The Atlantic

The Writer Who Makes Perfect Sense of Classical Music

Alfred Brendel’s essays about Beethoven, Schubert, and many others are deeply relevant to performers and amateur listeners alike.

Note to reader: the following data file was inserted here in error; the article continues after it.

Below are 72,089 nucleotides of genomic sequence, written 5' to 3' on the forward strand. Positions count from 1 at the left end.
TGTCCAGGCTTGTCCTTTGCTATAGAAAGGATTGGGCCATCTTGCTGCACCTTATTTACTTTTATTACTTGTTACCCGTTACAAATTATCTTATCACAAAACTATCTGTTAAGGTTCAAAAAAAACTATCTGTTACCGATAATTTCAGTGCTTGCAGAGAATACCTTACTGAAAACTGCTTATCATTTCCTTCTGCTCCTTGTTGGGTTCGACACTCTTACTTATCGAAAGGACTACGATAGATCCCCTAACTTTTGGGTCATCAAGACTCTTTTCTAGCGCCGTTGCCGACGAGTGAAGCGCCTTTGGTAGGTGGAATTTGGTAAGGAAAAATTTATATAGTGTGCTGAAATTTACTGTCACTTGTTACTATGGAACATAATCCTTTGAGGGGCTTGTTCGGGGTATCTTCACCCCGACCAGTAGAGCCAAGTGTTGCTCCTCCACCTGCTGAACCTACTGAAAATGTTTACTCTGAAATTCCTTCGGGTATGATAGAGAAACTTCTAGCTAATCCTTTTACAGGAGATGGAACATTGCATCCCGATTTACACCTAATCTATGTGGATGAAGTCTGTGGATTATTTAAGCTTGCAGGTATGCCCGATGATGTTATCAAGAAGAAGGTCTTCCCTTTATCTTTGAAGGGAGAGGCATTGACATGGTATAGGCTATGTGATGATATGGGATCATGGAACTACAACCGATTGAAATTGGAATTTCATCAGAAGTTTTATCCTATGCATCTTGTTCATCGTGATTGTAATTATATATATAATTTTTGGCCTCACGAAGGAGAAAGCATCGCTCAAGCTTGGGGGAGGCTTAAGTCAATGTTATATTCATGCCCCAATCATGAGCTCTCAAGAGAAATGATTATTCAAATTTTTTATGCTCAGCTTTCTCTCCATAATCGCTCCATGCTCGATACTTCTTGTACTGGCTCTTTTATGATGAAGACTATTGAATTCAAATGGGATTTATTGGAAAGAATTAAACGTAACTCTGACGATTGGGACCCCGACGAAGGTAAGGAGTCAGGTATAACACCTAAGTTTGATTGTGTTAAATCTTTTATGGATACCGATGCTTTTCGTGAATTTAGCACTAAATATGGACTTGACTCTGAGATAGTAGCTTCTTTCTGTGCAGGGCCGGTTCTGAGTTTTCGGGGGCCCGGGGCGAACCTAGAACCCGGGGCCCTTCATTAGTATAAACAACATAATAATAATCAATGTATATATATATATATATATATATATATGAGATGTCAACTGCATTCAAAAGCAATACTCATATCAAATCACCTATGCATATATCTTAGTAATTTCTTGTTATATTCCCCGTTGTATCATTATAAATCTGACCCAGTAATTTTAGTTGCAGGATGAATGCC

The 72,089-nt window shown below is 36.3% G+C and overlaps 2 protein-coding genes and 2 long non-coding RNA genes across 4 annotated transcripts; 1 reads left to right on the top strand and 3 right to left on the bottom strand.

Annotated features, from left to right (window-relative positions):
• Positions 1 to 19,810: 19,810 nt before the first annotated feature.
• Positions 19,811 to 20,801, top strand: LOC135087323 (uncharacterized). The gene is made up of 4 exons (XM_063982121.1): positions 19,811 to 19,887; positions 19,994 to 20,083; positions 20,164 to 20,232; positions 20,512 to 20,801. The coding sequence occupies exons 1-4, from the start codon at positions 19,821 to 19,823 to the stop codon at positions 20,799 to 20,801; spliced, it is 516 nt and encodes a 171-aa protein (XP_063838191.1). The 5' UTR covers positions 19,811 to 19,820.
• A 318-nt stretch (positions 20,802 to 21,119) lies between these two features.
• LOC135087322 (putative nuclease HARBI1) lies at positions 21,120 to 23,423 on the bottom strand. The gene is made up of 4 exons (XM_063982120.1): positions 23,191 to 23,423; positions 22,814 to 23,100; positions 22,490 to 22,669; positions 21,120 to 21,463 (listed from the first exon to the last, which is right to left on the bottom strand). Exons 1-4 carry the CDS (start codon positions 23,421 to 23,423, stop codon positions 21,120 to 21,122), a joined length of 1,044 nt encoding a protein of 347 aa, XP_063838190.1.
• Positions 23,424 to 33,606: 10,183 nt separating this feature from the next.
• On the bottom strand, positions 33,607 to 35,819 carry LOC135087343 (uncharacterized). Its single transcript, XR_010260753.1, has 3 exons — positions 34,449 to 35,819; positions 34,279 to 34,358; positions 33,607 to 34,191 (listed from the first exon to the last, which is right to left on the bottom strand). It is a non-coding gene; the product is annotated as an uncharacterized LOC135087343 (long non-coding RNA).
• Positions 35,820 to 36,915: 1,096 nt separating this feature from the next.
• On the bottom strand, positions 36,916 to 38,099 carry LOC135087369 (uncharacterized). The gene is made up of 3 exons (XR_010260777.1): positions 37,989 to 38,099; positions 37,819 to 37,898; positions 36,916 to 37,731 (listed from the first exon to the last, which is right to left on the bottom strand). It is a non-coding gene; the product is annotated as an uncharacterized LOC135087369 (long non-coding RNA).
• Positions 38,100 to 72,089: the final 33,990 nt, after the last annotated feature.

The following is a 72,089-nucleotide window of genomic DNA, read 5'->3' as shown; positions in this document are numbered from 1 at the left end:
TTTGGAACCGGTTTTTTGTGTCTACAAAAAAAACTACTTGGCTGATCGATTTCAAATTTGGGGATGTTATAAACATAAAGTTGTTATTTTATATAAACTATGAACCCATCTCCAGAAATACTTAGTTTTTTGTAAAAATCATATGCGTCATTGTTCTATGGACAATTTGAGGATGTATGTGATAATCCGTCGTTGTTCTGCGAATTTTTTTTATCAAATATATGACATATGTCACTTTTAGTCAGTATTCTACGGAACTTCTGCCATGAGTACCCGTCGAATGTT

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Alfred Brendel, one of the greatest pianists of the 20th century, is also a great writer. You can often detect a good-natured smirk behind his words, but right there with it is a genuinely humane seriousness. His writing, always engaging, strikes a balance between solemn reflection and undeniable wit. A perfect example of this balance can be found in his 1985 “A Mozart Player Gives Himself Advice,” in which Brendel urges the reader to reject the idea of Mozart as sugar sweet and precious. He writes that “the cute Mozart, the perfumed Mozart, the permanently ecstatic Mozart, the ‘touch-me-not’ Mozart, the sentimentally bloated Mozart must all be avoided.” Brendel doesn’t dawdle in getting to the point, and when he

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